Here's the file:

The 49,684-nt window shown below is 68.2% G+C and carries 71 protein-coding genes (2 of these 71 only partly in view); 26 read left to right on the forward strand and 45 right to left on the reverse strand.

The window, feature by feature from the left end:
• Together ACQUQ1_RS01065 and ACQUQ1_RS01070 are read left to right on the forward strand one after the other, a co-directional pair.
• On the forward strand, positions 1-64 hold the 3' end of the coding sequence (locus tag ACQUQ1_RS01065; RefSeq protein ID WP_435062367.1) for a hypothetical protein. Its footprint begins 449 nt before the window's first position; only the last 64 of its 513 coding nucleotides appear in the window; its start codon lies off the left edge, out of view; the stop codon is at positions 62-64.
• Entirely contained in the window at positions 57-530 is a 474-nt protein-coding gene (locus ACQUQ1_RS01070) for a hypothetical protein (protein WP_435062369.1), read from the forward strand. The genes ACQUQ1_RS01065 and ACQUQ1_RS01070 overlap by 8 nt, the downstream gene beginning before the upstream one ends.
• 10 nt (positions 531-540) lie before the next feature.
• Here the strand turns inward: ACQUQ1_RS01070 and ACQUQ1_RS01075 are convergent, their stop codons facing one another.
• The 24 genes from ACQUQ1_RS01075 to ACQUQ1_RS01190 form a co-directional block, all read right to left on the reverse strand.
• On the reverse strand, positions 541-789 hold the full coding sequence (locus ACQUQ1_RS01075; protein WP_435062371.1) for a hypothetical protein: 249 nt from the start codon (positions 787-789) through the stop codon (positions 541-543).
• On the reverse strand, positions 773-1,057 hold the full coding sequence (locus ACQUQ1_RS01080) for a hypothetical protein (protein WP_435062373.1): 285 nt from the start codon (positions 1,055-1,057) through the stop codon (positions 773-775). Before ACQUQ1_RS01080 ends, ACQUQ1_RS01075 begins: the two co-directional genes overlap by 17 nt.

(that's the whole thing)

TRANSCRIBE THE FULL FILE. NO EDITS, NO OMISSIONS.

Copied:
The 49,684-nt window shown below is 68.2% G+C and carries 71 protein-coding genes (2 of these 71 only partly in view); 26 read left to right on the forward strand and 45 right to left on the reverse strand.

The window, feature by feature from the left end:
• Together ACQUQ1_RS01065 and ACQUQ1_RS01070 are read left to right on the forward strand one after the other, a co-directional pair.
• On the forward strand, positions 1-64 hold the 3' end of the coding sequence (locus tag ACQUQ1_RS01065; RefSeq protein ID WP_435062367.1) for a hypothetical protein. Its footprint begins 449 nt before the window's first position; only the last 64 of its 513 coding nucleotides appear in the window; its start codon lies off the left edge, out of view; the stop codon is at positions 62-64.
• Entirely contained in the window at positions 57-530 is a 474-nt protein-coding gene (locus ACQUQ1_RS01070) for a hypothetical protein (protein WP_435062369.1), read from the forward strand. The genes ACQUQ1_RS01065 and ACQUQ1_RS01070 overlap by 8 nt, the downstream gene beginning before the upstream one ends.
• 10 nt (positions 531-540) lie before the next feature.
• Here the strand turns inward: ACQUQ1_RS01070 and ACQUQ1_RS01075 are convergent, their stop codons facing one another.
• The 24 genes from ACQUQ1_RS01075 to ACQUQ1_RS01190 form a co-directional block, all read right to left on the reverse strand.
• On the reverse strand, positions 541-789 hold the full coding sequence (locus ACQUQ1_RS01075; protein WP_435062371.1) for a hypothetical protein: 249 nt from the start codon (positions 787-789) through the stop codon (positions 541-543).
• On the reverse strand, positions 773-1,057 hold the full coding sequence (locus ACQUQ1_RS01080) for a hypothetical protein (protein WP_435062373.1): 285 nt from the start codon (positions 1,055-1,057) through the stop codon (positions 773-775). Before ACQUQ1_RS01080 ends, ACQUQ1_RS01075 begins: the two co-directional genes overlap by 17 nt.